WATCH OUR SERIES: Where is New Jersey’s dividing line? (Part 1 of 5)
Only in New Jersey can you find residents claiming their own section of the state. In part one of a week-long series, “New Jersey: A Divided State,” we analyze New Jersey’s very own border wars and determine why one Garden State resident is so different than the next.
Now you can see all 5 parts of our video series, “NJ: A Divided State”
Part 1: Where is New Jersey’s dividing line?
Where does north Jersey end and south Jersey begin? Even the experts claim there’s no one correct answer, but we traveled the state to get the opinions of residents everywhere, from Bergen County to the Wildwood Boardwalk.
The most popular response – the Driscoll Bridge over the Raritan River in Middlesex County. A number of New Jerseyans, mostly from up north, said the bridge symbolizes the arrival of New Jersey’s other half.
Everyone, of course, has their own interpretation of New Jersey’s dividing line.
- “I always think Trenton is the middle mark.” – Denay Marino, Cape May
- “Going past, maybe, Atlantic City. You know you’re no longer in north Jersey.” – Shana Smith, Garfield
- “North Jersey stops around Monmouth County.” – Mark Hernandez, Hackensack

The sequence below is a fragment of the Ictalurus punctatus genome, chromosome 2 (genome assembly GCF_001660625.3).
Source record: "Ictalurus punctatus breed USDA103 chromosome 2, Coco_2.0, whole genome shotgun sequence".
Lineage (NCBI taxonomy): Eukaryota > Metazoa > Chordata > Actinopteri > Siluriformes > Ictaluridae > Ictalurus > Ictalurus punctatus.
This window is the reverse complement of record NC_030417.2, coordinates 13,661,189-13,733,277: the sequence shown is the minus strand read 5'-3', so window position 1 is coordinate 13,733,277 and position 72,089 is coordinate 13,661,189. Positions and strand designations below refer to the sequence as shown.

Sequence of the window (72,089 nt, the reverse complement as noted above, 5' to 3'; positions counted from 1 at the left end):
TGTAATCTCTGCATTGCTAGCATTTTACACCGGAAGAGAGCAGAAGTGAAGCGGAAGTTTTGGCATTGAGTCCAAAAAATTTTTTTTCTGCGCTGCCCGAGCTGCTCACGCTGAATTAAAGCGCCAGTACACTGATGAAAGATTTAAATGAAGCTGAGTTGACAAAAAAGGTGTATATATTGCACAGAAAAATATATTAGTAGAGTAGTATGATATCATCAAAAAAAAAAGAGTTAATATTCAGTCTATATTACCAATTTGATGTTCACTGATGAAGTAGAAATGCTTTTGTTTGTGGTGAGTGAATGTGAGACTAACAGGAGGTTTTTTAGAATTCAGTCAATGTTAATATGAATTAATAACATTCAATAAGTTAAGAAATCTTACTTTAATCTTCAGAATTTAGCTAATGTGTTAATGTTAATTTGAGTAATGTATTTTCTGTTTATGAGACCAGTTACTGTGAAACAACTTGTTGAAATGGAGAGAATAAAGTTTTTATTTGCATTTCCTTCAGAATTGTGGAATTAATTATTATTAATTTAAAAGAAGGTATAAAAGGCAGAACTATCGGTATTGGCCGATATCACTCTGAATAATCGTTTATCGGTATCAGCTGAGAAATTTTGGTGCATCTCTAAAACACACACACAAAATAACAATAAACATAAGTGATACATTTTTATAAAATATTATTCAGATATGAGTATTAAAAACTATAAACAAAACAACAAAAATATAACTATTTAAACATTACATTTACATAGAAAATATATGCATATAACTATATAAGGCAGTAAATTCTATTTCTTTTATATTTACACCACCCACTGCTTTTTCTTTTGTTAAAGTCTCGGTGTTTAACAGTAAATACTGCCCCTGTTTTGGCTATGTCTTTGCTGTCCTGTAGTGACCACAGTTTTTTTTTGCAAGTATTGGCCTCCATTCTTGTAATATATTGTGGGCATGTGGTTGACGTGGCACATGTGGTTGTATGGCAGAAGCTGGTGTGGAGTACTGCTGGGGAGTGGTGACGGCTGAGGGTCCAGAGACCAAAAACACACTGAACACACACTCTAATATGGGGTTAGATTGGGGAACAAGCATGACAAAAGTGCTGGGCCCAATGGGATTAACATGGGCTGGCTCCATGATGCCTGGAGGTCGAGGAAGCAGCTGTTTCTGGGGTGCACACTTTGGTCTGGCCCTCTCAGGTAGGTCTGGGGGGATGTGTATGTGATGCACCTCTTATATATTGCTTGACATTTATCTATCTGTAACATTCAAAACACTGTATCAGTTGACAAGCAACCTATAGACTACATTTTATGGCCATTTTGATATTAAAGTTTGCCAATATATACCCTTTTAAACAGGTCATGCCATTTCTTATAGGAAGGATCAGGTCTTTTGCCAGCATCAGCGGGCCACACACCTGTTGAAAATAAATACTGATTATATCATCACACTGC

- “Freehold area. Maybe Manalapan,” – Joe Patella, Little Ferry
- “I think after you leave Cape May County, north Jersey begins.” – Roxanne Smith, Cape May
- “I would guess some place after, maybe, exit 6 on the Turnpike.” – Carlson Vincent, Saddle Brook
Our subjects had no problem, though, admitting their distaste for the opposing half of the state.
“North Jersey gets more than south Jersey,” said Jessica Carney, a longtime resident of Stone Harbor. “They get more in roads; they get more in the beautification of the state.”
Saddle Brook resident Starre Taormina said south Jersey is “not for her,” and visiting the bottom half of New Jersey is like visiting Virginia.
“They’re so different down there than they are up here,” she said.